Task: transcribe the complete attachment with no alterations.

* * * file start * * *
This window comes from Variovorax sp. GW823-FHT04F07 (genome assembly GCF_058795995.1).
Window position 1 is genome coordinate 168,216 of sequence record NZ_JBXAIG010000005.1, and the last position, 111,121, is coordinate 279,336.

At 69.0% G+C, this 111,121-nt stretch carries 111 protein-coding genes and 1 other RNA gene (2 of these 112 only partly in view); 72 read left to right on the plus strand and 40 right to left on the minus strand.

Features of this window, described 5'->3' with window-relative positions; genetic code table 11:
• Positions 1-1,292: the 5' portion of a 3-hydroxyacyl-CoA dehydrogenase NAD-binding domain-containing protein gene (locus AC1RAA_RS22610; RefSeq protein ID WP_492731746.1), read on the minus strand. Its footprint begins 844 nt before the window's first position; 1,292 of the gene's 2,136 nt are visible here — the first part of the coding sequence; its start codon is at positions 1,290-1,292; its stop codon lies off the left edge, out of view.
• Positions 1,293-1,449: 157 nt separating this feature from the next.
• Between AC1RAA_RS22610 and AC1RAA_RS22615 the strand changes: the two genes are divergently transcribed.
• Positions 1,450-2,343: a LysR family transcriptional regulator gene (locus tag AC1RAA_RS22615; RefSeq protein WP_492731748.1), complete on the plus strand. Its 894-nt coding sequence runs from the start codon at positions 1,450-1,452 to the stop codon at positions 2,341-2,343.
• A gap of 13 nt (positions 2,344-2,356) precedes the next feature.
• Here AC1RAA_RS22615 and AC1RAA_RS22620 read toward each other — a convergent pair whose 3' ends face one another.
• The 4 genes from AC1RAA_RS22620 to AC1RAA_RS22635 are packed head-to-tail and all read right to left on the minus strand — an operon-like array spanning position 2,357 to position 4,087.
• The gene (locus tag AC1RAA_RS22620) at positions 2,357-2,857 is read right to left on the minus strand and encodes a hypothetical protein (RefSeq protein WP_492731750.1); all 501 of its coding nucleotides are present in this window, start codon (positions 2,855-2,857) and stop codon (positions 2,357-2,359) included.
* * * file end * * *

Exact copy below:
This window comes from Variovorax sp. GW823-FHT04F07 (genome assembly GCF_058795995.1).
Window position 1 is genome coordinate 168,216 of sequence record NZ_JBXAIG010000005.1, and the last position, 111,121, is coordinate 279,336.

At 69.0% G+C, this 111,121-nt stretch carries 111 protein-coding genes and 1 other RNA gene (2 of these 112 only partly in view); 72 read left to right on the plus strand and 40 right to left on the minus strand.

Features of this window, described 5'->3' with window-relative positions; genetic code table 11:
• Positions 1-1,292: the 5' portion of a 3-hydroxyacyl-CoA dehydrogenase NAD-binding domain-containing protein gene (locus AC1RAA_RS22610; RefSeq protein ID WP_492731746.1), read on the minus strand. Its footprint begins 844 nt before the window's first position; 1,292 of the gene's 2,136 nt are visible here — the first part of the coding sequence; its start codon is at positions 1,290-1,292; its stop codon lies off the left edge, out of view.
• Positions 1,293-1,449: 157 nt separating this feature from the next.
• Between AC1RAA_RS22610 and AC1RAA_RS22615 the strand changes: the two genes are divergently transcribed.
• Positions 1,450-2,343: a LysR family transcriptional regulator gene (locus tag AC1RAA_RS22615; RefSeq protein WP_492731748.1), complete on the plus strand. Its 894-nt coding sequence runs from the start codon at positions 1,450-1,452 to the stop codon at positions 2,341-2,343.
• A gap of 13 nt (positions 2,344-2,356) precedes the next feature.
• Here AC1RAA_RS22615 and AC1RAA_RS22620 read toward each other — a convergent pair whose 3' ends face one another.
• The 4 genes from AC1RAA_RS22620 to AC1RAA_RS22635 are packed head-to-tail and all read right to left on the minus strand — an operon-like array spanning position 2,357 to position 4,087.
• The gene (locus tag AC1RAA_RS22620) at positions 2,357-2,857 is read right to left on the minus strand and encodes a hypothetical protein (RefSeq protein WP_492731750.1); all 501 of its coding nucleotides are present in this window, start codon (positions 2,855-2,857) and stop codon (positions 2,357-2,359) included.